MRSA/MRSP: Virulence? MRSP has mecA resistance gene; MRSA has SCCmec (resistant to non-B-lactam antibiotics, gene is transferrable)
Staph pseudintermedius: Species? Dog (most common pyogenic agent)
Staph pseudintermedius: Disease? Pyoderma, infections of the respiratory tract, bones, joints, wounds, etc.
Corynebacterium pseudotuberculosis: Species? Horse Sheep
Corynebacterium pseudotuberculosis: Shape? Small, peomorphic Gram + rods (palisade = parallel; Chinese letters = sharp angles; club and fliamentous shaped)
Corynebacterium pseudotuberculosis: Disease (sheep/goats)? Caseous lymphadenitis (chronic disease in sheep/goats).
Corynebacterium pseudotuberculosis: Disease (horses)? Ulcerative lymphangitis (pigeon breast/fever, dryland distemper) in horses (exudate is odorless, thick , tan and blood tinged) - percarditis and pleuritis, folliculitis, facial cellulitis and panniculitis
Corynebacterium pseudotuberculosis: Clinical (sheep/goats)? Multiple chronic abscesses resulting in debilitation, weight loss, poor production. Abscesses form in lymph nodes with onion-like concentric layers. Tissue necrosis.
Corynebacterium pseudotuberculosis: Clinical (horses)? Deep abscesses in inguinal and pectoral regions. Abscesses form in lymph nodes with onion-like concentric layers. Tissue necrosis.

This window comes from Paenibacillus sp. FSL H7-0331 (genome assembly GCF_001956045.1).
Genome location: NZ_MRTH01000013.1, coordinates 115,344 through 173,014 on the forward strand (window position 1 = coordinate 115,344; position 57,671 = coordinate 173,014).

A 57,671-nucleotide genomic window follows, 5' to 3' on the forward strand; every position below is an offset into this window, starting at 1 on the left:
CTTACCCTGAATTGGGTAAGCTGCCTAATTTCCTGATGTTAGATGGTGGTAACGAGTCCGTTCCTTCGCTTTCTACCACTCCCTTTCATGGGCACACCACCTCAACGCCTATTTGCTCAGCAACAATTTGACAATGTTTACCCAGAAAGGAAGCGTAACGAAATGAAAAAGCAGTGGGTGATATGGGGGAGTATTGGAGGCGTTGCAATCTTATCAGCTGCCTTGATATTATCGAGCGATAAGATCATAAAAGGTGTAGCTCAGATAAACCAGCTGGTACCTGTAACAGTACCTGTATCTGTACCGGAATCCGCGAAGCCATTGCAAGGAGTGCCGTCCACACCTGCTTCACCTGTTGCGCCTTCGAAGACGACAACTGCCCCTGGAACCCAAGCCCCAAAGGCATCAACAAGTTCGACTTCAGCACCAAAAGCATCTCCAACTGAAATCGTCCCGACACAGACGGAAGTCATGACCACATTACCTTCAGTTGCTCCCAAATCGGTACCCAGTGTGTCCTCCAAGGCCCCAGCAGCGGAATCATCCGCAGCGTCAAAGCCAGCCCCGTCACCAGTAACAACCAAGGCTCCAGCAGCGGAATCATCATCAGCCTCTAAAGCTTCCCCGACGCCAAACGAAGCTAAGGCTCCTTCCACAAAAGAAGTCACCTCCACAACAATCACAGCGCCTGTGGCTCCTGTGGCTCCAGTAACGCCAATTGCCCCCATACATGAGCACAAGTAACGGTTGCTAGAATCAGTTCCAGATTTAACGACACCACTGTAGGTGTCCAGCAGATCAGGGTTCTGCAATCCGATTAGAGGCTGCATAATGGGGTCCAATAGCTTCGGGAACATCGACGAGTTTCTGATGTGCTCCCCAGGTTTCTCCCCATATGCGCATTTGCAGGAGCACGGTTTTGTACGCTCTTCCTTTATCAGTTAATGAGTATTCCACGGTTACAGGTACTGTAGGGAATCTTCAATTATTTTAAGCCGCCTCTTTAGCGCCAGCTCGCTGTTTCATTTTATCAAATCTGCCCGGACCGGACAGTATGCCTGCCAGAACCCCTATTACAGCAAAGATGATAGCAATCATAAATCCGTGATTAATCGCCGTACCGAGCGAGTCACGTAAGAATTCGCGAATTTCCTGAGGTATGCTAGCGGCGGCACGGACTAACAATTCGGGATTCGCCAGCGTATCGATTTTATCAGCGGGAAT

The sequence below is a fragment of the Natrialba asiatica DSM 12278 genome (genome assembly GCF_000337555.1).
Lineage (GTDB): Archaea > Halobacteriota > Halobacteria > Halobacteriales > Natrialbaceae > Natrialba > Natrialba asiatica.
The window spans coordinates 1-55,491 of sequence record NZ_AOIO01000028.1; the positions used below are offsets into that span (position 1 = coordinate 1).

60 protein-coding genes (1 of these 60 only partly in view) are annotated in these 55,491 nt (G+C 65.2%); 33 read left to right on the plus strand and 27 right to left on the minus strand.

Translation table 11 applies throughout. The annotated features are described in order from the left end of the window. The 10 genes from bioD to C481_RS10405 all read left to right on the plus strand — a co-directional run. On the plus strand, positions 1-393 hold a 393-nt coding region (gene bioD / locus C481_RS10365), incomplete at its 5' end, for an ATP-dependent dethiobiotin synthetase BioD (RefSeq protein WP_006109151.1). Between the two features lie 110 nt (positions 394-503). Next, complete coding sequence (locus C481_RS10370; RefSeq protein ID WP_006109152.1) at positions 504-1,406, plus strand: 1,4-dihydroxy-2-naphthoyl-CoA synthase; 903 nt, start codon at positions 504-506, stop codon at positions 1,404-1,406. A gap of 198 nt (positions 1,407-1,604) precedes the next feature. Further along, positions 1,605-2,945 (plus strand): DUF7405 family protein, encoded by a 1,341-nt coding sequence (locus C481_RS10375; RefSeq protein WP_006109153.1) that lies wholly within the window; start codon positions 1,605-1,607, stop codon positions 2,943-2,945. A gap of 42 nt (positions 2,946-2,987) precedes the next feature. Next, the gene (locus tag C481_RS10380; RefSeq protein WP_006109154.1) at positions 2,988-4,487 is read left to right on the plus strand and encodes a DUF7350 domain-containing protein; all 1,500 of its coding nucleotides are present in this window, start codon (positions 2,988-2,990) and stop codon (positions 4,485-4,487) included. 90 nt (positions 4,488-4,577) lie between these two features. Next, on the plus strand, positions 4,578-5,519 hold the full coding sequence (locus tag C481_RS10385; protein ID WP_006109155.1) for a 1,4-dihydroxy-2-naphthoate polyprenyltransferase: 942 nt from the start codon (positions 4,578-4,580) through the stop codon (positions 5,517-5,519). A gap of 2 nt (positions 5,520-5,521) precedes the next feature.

Corynebacterium pseudotuberculosis: Vaccine? Toxoid vx for sheep/goats, variable protection from bacterins. No vx studies in horses.
Corynebacterium pseudotuberculosis: Virulence? Toxic cell-wall lipid (protects from lysosome enzymes) induces intradermal hemorrhagic necrosis. Sphingomyelinase-specific phospholipase D (exotoxin) causes hemolysis, increased vascular permeability, and cytolysis
Corynebacterium pseudotuberculosis: Transmission? Colonizes skin and mm in lesions. Survives on exposed pen floor 10 days, in hay and bedding >1 year. Enters through abrasions, shearing wounds, insect bites (stable flies, horn flies, house flies. Contaminated fomites or soil)
Strep suis: Transmission? Some strains carried in healthy pigs (source of infection for piglets). Asymptomatic carriers source of infection for pen mates. Asymptomatic carriers can become ill with stress.
Created by: Chovenga